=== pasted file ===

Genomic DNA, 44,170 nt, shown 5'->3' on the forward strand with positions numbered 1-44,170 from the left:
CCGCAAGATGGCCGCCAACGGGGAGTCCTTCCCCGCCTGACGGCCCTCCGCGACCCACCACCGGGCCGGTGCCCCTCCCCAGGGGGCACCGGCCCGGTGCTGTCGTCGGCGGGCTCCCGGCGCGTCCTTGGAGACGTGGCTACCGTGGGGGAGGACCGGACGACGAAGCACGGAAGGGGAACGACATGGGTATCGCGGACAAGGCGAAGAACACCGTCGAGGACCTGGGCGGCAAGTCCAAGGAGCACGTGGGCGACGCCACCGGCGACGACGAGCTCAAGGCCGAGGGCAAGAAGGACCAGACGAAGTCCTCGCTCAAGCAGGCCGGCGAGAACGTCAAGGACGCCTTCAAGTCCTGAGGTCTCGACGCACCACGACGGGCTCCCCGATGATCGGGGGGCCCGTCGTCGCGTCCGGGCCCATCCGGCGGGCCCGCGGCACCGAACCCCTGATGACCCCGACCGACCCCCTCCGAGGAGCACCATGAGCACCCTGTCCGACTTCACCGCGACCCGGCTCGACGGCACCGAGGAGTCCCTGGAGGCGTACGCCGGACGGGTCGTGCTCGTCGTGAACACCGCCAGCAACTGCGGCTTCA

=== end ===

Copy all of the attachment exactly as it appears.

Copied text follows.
Genomic DNA, 44,170 nt, shown 5'->3' on the forward strand with positions numbered 1-44,170 from the left:
CCGCAAGATGGCCGCCAACGGGGAGTCCTTCCCCGCCTGACGGCCCTCCGCGACCCACCACCGGGCCGGTGCCCCTCCCCAGGGGGCACCGGCCCGGTGCTGTCGTCGGCGGGCTCCCGGCGCGTCCTTGGAGACGTGGCTACCGTGGGGGAGGACCGGACGACGAAGCACGGAAGGGGAACGACATGGGTATCGCGGACAAGGCGAAGAACACCGTCGAGGACCTGGGCGGCAAGTCCAAGGAGCACGTGGGCGACGCCACCGGCGACGACGAGCTCAAGGCCGAGGGCAAGAAGGACCAGACGAAGTCCTCGCTCAAGCAGGCCGGCGAGAACGTCAAGGACGCCTTCAAGTCCTGAGGTCTCGACGCACCACGACGGGCTCCCCGATGATCGGGGGGCCCGTCGTCGCGTCCGGGCCCATCCGGCGGGCCCGCGGCACCGAACCCCTGATGACCCCGACCGACCCCCTCCGAGGAGCACCATGAGCACCCTGTCCGACTTCACCGCGACCCGGCTCGACGGCACCGAGGAGTCCCTGGAGGCGTACGCCGGACGGGTCGTGCTCGTCGTGAACACCGCCAGCAACTGCGGCTTCA